1 FAMILY - SCHOOL PARTNERSHIPS. FRAMEWORK . A guide for schools and families Contents 1. Introduction 2. 2. Vision 4. 3. Principles which underpin effective Family-School Partnerships 4. 4. Supporting Structures 4. 5. Key Dimensions of Family-School Partnerships 5. 6. Suggested Strategies for School Communities in 8. Developing Partnerships 7. Suggested Strategies for School Systems in Developing Partnerships 14. 8. Glossary 15. 9. Appendices 16. 10. The Elements of Best Practice 19. 11. Case Studies 20. 1. Introduction What are Family-School partnerships? Family-School partnerships are collaborative relationships and activities involving school staff, parents and other family members of students at a school. effective partnerships are based on mutual trust and respect, and shared responsibility for the education of the children and young people at the school.
2 Why are Family-School partnerships important? Families are the first educators of their children and they continue to influence their children's learning and development during the school years and long afterwards. Schools have an important responsibility in helping to nurture and teach future generations and families trust schools to provide educational foundations for their children's future. At the same time, schools need to recognise the primary role of the family in education. This is why it is important for families and schools to work together in partnership . Research demonstrates that effective schools have high levels of parental and Community involvement. This involvement is strongly related to improved student learning, attendance and behaviour. Family involvement can have a major impact on student learning, regardless of the social or cultural background of the family.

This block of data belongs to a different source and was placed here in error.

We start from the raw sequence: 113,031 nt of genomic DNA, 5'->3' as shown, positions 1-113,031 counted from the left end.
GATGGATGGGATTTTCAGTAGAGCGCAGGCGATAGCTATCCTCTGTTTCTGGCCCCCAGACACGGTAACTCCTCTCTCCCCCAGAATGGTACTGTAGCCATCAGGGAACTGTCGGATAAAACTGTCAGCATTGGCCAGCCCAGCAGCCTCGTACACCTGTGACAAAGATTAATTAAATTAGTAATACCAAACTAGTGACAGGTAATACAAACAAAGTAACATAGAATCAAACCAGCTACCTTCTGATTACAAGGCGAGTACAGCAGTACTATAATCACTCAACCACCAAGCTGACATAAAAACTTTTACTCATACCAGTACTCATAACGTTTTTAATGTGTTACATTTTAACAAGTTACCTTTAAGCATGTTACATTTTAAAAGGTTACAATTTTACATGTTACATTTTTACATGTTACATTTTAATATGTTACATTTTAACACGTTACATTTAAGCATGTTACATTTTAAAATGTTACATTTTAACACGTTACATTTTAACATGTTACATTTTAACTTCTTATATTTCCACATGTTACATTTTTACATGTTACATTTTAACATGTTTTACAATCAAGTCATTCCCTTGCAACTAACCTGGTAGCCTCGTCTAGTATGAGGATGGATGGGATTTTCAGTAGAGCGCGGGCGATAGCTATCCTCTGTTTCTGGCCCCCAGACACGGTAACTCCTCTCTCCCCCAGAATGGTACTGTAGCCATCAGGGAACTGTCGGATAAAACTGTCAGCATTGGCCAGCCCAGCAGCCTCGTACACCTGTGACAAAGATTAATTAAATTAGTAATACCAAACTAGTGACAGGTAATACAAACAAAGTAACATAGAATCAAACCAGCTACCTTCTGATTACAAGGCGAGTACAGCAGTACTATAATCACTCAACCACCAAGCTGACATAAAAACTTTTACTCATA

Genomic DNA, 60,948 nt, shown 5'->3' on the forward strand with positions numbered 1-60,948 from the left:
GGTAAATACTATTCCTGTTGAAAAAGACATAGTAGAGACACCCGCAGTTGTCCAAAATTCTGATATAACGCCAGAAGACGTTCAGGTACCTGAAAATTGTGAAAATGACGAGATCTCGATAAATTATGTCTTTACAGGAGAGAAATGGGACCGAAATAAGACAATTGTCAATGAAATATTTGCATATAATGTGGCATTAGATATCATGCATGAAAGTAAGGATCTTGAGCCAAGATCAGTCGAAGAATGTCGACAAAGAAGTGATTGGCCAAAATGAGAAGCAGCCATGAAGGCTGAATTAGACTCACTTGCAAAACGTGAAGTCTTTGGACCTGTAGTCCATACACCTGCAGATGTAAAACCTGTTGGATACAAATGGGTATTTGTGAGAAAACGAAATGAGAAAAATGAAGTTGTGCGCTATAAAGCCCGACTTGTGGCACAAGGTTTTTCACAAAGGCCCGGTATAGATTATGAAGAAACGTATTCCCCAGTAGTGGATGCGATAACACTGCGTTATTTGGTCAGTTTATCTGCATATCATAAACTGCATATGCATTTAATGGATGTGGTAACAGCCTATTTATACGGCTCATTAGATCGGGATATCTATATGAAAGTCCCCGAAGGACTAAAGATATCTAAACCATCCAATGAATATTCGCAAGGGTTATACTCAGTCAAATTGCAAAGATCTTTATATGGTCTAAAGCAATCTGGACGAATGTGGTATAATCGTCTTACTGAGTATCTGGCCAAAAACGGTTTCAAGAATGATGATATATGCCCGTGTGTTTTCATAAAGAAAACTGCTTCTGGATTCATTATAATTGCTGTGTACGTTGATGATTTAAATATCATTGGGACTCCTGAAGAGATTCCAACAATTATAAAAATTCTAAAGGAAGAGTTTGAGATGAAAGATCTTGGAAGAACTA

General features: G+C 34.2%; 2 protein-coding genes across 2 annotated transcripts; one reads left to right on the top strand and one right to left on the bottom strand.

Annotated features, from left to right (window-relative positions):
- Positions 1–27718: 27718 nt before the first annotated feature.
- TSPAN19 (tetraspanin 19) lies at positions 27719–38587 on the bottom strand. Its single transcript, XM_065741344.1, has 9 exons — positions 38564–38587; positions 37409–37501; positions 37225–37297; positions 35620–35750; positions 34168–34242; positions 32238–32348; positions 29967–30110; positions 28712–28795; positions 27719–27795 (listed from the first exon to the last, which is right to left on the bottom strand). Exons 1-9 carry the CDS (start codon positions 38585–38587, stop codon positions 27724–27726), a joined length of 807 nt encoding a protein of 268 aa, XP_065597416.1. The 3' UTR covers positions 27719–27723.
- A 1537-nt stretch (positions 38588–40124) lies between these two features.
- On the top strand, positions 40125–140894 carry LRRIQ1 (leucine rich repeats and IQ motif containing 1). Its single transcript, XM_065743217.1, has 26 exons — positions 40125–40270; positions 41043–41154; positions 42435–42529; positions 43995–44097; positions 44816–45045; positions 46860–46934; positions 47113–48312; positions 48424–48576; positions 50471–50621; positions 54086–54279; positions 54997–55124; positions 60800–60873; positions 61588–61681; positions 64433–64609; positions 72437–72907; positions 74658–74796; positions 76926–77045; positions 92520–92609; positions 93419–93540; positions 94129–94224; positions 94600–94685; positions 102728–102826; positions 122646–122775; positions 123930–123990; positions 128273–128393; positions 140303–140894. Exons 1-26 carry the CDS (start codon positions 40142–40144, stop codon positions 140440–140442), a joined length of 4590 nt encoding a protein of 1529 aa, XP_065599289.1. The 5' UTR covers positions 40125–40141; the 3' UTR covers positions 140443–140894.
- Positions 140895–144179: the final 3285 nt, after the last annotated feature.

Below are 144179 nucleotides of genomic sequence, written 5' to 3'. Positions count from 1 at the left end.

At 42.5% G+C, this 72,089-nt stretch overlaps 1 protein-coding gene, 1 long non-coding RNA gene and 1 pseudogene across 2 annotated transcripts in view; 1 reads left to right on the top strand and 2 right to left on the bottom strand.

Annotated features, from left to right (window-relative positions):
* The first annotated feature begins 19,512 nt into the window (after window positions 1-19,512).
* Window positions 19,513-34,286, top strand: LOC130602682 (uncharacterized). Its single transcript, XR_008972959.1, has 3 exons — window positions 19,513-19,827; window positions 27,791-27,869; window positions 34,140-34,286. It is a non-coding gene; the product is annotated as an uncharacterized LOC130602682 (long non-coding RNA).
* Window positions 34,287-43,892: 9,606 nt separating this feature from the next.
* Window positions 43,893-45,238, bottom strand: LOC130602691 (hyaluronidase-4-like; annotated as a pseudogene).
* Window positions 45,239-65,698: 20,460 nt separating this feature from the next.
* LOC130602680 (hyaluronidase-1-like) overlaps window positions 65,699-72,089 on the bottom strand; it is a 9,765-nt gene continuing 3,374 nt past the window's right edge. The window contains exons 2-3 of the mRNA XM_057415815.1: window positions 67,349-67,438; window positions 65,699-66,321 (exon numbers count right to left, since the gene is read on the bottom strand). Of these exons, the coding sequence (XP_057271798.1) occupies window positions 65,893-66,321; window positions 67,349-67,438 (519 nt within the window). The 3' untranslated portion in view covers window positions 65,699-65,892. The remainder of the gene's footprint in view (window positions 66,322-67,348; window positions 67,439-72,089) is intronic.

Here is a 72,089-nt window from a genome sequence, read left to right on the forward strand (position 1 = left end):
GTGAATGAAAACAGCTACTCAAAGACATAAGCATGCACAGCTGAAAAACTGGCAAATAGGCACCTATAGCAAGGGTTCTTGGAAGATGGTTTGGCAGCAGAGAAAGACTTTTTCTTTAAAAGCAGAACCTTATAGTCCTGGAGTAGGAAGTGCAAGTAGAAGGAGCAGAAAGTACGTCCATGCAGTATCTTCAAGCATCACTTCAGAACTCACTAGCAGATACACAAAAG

3 Family involvement in schools is therefore central to high quality education and is part of the core business of schools. The aim of the Family-School Partnerships FRAMEWORK is to encourage sustainable and effective partnerships between all members of the school Community , including teachers, families, and students. These partnerships should: view each partner as making equally valuable contributions, while respecting different contributions;. respect student needs and preferences;. address barriers to involvement in schools by families, in particular Indigenous families, and actively help previously uninvolved families to become involved;. create better programs, opportunities and learning for students;. give families appropriate opportunities to contribute to school decision-making and governance; and contribute to professional satisfaction for principals and teachers.